Proximal

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Related to proximate: proximate analysis

proximal

[′präk·sə·məl]
(anatomy)
Near the body or the median line of the body.
(control systems)
Located close to the base or pedestal and away from the end effector of a robot.
(geology)
Of a sedimentary deposit, composed of coarse clastics and formed near the source.

Proximal

 

in anatomy, a term that indicates the location of an organ or a part of an organ that is closer to the center of the body or to the sagittal plane of the body’s surface. Proximal is opposed to distal. For example, in man the shoulder is the proximal section of the arm, while the hand is the distal section.

References in periodicals archive ?
Proximate cause is the law's intended mechanism to limit indeterminate liability Thus, whether a defendant's negligent conduct constitutes proximate cause is often dispositive in personal injury litigation.
The proximate compositions of both the plain and composite flours are presented in Table 3.
Undertaking additional FDIs in countries culturally proximate to the MNE's home country will confront the MNE with additional novel obstacles and issues related to cultural differences, providing it with opportunities to learn how to detect underlying differences between operations in foreign cultures.
In statutory proximate cause cases courts assume that federal statutes are comparable to common law torts, such as negligence.
It concludes by proposing that instead of applying a proximate cause standard to victim losses which arise from the distribution and possession of pornographic images Congress should impose a limited statutory penalty against defendants to be paid directly to victims.
The first two steps of the proximate cause analysis are relatively straightforward.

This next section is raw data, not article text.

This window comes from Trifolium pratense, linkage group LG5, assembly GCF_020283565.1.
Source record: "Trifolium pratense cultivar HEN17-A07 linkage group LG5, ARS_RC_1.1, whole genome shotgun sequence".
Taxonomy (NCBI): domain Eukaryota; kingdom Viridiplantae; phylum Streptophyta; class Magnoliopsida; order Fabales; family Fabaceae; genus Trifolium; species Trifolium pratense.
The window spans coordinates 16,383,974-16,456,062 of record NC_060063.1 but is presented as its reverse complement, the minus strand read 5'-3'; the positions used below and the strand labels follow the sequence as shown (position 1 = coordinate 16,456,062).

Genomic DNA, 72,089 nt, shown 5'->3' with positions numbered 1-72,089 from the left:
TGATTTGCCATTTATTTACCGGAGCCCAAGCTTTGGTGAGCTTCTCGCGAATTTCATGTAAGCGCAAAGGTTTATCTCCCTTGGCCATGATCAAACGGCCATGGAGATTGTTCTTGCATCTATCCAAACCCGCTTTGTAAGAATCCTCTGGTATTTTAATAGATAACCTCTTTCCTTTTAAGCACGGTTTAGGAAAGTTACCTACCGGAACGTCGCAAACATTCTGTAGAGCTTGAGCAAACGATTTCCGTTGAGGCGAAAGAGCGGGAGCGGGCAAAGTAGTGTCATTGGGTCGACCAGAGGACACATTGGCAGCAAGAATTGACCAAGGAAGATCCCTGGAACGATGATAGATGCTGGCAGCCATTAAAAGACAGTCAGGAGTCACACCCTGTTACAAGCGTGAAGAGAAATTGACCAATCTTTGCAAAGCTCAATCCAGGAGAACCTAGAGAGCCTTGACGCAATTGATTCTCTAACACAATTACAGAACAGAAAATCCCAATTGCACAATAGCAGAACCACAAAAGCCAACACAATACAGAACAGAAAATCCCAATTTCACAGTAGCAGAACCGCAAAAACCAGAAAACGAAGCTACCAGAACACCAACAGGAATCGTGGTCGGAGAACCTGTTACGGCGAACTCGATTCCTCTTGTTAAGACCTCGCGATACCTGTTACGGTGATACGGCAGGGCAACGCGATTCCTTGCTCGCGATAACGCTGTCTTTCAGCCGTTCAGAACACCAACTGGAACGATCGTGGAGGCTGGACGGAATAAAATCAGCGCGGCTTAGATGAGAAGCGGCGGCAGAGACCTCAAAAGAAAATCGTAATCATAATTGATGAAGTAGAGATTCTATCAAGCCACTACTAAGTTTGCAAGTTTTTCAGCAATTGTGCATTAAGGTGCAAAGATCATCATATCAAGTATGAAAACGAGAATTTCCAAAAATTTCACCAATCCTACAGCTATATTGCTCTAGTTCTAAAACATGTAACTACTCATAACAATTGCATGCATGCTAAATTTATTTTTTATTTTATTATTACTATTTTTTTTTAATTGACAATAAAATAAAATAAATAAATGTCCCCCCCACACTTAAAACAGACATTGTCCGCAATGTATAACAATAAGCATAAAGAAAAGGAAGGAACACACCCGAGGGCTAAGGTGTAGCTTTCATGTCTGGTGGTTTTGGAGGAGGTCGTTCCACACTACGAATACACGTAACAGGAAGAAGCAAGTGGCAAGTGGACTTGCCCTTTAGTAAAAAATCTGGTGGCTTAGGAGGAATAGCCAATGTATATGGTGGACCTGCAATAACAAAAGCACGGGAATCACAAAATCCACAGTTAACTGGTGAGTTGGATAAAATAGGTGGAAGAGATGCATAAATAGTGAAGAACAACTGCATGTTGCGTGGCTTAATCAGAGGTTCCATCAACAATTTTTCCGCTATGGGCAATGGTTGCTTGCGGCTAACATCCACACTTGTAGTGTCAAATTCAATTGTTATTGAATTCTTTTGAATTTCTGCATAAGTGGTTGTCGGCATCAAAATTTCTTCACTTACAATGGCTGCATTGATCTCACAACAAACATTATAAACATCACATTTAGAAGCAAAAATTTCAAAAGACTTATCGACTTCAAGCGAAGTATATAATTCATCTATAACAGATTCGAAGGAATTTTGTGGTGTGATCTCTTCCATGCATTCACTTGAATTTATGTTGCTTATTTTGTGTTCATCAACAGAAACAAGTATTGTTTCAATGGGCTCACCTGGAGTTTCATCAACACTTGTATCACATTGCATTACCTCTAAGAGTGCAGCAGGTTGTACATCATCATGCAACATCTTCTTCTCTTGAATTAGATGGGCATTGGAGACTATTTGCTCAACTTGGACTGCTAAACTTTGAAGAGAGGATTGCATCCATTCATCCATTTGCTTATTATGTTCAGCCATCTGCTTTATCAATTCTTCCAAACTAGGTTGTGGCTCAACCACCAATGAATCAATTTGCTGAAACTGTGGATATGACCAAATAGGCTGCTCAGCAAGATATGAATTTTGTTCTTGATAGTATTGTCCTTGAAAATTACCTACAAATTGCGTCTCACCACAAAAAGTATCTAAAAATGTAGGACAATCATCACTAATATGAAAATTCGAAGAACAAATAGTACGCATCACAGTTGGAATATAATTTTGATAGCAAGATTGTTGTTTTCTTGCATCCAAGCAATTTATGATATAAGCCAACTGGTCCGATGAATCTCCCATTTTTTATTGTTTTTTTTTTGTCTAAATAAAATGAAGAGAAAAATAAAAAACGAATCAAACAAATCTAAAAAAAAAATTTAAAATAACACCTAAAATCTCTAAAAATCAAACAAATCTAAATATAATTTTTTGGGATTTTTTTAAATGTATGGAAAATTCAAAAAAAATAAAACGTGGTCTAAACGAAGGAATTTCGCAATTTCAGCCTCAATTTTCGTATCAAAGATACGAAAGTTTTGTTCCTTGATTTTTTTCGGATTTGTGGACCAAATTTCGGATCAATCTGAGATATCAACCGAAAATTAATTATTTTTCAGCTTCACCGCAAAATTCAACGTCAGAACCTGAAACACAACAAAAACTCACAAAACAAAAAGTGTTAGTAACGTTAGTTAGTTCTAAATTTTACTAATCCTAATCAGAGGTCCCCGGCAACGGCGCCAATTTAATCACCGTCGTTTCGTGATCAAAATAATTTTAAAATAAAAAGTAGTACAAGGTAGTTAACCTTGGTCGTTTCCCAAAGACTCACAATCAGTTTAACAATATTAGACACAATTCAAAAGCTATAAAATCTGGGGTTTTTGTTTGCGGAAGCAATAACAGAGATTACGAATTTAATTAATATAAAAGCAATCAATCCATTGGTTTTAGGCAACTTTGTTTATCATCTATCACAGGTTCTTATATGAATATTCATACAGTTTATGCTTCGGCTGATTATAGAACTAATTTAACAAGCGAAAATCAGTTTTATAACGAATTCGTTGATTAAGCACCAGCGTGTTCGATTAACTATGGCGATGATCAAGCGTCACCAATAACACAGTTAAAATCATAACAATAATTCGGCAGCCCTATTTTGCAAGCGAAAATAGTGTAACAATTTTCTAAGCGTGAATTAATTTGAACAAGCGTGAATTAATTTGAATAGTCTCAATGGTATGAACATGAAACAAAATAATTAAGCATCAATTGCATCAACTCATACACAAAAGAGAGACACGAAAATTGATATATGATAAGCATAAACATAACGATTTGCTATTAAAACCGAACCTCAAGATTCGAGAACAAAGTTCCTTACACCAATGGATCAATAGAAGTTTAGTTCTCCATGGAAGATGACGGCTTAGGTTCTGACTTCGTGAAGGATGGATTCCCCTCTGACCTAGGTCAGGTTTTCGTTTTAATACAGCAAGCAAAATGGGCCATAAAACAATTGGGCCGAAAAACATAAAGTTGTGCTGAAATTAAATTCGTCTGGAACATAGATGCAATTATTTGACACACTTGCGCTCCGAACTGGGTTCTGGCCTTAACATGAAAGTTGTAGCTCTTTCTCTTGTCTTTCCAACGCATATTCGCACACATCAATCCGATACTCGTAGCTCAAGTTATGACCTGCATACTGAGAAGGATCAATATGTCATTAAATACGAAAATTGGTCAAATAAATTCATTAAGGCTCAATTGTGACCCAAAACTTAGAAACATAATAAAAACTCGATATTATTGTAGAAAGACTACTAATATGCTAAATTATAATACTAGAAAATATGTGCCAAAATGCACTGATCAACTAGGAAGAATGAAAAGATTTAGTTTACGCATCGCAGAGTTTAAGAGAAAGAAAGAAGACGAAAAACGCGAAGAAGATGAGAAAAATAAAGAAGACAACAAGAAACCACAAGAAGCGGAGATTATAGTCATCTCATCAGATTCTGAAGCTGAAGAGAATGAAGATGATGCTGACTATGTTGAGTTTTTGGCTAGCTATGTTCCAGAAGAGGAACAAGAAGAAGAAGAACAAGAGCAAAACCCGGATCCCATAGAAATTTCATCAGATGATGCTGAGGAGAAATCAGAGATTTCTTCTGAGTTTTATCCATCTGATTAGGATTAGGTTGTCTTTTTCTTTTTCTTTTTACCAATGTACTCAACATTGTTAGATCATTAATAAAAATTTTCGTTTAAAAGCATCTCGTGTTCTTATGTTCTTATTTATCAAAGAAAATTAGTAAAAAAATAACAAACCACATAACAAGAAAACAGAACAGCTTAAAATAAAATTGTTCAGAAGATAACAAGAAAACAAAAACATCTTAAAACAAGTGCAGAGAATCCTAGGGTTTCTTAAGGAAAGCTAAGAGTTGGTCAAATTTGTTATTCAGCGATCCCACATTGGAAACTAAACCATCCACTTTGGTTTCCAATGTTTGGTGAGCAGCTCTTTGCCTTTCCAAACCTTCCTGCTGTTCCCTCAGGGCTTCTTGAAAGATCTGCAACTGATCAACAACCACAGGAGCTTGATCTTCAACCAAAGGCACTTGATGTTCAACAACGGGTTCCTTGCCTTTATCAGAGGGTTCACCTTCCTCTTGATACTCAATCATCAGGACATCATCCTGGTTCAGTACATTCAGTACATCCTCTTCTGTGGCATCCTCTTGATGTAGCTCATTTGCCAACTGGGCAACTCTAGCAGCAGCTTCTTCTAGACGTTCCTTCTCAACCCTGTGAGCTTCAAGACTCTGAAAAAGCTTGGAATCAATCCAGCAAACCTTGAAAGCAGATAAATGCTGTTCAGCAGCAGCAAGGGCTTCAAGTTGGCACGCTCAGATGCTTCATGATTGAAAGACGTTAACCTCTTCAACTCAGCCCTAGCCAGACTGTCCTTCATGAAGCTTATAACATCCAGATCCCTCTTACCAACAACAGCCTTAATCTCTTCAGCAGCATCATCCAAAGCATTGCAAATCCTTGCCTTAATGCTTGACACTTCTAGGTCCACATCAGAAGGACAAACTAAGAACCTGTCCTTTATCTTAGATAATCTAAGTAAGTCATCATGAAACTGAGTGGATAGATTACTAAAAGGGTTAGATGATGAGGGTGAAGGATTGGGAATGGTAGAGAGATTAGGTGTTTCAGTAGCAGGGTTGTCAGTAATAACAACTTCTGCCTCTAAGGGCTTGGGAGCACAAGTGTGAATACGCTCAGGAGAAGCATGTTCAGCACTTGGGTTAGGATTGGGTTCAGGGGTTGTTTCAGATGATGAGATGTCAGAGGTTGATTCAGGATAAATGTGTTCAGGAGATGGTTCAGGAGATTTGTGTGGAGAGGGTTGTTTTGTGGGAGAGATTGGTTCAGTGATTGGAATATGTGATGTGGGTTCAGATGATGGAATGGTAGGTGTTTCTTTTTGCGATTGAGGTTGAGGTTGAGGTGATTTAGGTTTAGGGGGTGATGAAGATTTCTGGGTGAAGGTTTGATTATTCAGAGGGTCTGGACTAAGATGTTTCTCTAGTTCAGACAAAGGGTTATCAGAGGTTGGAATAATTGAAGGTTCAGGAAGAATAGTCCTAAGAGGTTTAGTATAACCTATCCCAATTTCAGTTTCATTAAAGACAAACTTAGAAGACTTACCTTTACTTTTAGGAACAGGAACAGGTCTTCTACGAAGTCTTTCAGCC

Adler, who argued the case for the appellees, says the decision "adds to a growing body of case law" affirming that directness--not just forseeability--is required in determining proximate cause.
The panel rejected the defendant's reliance on Leonardi v Loyola University of Chicago, 1681112d 83, 658 NE2d 450 (1995), that defendants have the right to present evidence that the conduct of a nonparty is the sole proximate cause of a plaintiff's injuries, distinguishing that case because it involved medical malpractice, not asbestos exposure.
The implications of this research for the proximate cause theory of the felony murder rule are twofold.
Vaisvilas as to the causation of death were construed in favor of the plaintiff, there was "doubt as to what conclusion a jury would reach" as to whether the nurses' conduct was the proximate cause of death.
LEGAL COMMENTARY: This patient, who underwent emergency surgery to repair the puncture in her bladder (which resulted in peritonitis) was in a coma for Six days after which she was in the hospital's ICU was unfortunate to have selected expert medical witnesses who failed to establish that the patient's complications and extended treatment were the proximate result of the nursing negligence of Nurse Chase.
It stated that in determining whether the relation is proximate, the taxpayer's dominant motivation for making the guarantee must be business oriented.